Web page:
Limes aren’t just good in a virgin (or otherwise) margarita. A squirt of lime goes a long way enlivening and enhancing flavor. When we purchase limes, they are generally fairly firm but with a slight give and uniformly green in color. What happens if you encounter limes with yellow skin though? Are yellow limes bad?
Are Yellow Limes Bad?
If you have neglected to use your limes in a timely manner, you may end up with limes that are yellow. This will be especially true if you have stored them in an area of sun exposure. The sun causes them to turn yellow and will change the flavor of the lime. So, are limes with yellow skin bad? No. In fact, depending upon the variety of lime, the flavor may be even more intense and juicier or more on the bitter side.
Limes are of two ilks, sour or sweet. Sweet limes are not readily available at the grocers so we more commonly use sour limes, which are higher in citric acid, hence tarter. There are two types of sour limes commonly available: the Tahitian and the Key or Mexican lime. Of the Tahitian limes, there are the oval Persian (Citrus latifolia) and the smaller, seedless Bearss. Key limes (Citrus aurantifolia) are even smaller and far more acidic than the Tahitian variety.
Sweet limes might be mistaken for lemons since they are yellow when ripe and ready to use. They have less acid than Tahitian or Key. They are popular in India, Vietnam, Egypt, and along the Mediterranean coast.
Limes are yellow when they are fully ripe and develop sugars that make them delicious at this stage. They are not sold when yellow because unripe fruit is easier to ship since it is harder, and stores longer when unripe. If limes were shipped to the supermarket when they were ripe, they might be over-ripe by the time they get there and well on their way to spoiling. Yellow limes will undoubtedly be squishier than their hard green counterparts. That said, most limes are picked when green and immature.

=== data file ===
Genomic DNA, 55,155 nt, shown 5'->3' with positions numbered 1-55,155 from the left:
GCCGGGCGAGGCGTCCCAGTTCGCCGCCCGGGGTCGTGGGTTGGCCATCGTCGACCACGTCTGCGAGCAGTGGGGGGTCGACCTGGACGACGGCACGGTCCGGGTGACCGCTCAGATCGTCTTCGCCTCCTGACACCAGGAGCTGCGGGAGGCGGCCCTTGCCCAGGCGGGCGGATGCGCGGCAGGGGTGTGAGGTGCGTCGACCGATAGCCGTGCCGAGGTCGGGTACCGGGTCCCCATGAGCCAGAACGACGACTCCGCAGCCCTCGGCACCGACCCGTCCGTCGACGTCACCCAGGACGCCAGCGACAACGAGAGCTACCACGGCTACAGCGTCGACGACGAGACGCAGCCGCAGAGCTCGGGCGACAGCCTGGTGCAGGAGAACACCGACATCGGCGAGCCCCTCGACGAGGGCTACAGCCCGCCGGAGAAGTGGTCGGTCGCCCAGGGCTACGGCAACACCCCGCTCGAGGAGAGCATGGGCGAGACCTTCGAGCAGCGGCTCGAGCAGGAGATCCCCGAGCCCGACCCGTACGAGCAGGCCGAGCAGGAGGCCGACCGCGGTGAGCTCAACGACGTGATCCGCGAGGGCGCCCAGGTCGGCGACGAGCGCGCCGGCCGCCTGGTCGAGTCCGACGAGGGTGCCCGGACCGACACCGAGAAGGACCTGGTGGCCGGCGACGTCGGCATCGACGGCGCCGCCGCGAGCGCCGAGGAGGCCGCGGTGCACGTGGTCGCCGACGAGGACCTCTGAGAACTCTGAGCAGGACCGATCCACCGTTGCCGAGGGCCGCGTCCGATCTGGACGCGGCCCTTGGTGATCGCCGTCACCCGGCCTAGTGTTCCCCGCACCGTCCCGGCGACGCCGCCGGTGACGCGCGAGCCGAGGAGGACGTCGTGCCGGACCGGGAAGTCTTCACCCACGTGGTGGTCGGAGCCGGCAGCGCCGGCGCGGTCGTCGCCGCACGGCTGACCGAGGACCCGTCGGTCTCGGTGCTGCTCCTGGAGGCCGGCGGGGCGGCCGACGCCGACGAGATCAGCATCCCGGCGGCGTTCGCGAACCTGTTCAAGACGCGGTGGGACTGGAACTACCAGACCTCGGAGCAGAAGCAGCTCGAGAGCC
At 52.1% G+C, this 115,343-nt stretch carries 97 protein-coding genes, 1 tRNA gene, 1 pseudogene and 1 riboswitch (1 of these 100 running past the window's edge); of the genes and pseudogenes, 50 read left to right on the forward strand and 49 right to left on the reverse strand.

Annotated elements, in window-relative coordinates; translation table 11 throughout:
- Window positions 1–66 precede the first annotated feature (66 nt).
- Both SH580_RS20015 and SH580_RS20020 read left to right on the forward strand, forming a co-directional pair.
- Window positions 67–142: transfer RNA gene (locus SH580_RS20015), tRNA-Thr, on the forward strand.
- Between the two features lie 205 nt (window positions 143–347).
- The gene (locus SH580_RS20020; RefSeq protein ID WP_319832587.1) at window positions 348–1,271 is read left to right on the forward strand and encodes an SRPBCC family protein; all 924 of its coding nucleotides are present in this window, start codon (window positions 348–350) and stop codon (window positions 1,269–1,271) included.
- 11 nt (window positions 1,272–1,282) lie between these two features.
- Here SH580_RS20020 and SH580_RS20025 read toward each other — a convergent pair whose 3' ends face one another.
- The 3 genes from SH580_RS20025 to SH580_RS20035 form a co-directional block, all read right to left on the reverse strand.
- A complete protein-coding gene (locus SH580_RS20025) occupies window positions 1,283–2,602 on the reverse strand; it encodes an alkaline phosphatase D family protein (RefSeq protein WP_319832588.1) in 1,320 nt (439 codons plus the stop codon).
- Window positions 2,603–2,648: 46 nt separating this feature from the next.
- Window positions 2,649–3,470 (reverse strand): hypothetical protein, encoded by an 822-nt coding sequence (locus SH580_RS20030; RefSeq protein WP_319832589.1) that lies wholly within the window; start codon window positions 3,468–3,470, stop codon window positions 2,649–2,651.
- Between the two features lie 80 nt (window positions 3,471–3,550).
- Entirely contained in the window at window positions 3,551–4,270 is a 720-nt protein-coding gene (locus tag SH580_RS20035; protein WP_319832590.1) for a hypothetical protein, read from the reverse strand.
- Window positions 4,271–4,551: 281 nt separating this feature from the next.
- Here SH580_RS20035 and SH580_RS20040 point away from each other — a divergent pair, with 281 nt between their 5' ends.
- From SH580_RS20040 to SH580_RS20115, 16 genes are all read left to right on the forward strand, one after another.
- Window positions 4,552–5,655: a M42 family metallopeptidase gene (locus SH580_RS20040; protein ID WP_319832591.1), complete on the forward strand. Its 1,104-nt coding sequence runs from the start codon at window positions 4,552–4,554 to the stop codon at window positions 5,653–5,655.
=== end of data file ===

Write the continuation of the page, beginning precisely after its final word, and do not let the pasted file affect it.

Limes can be stored at room temperature for a week, but limes that need to be stored for any length of time should reside in the crisper of your refrigerator and will keep for between 10 to 14 days.
What to Do with Yellow Limes?
Eat them, of course! Or at least try them. If they are a sour lime, they may be a bit bitter but if they are sweet, they will be sublime.
What if limes are turning yellow on your tree? What to do with these yellow limes? As mentioned, limes yellow as they ripen and subsequently they drop from the tree.
The Mexican lime bears fruit year-round, peaking May through June and November to December. Tahitian limes also bear year-round, but peak during the summer. If you don’t regularly harvest the limes, chances are good you will find yellow limes that have dropped from the tree. Just check them for rot. If they look good, they probably are.
If you have limes that are turning yellow on the tree and don’t seem to be ripe, you may have a different problem entirely. Citrus trees are susceptible to any number of diseases that can affect fruit– time to diagnose and treat if possible. Next time, select disease resistant stock to avoid disorders such as citrus blotch, which can cause skin yellowing.
Heavy precipitation can also result in limes that are turning yellow on the tree. Fruit splitting, the result of heavy rains, leads to yellowing and rot as well as premature fruit drop. These fruits should probably not be eaten since the open “wound” may now harbor bacteria that could make you sick.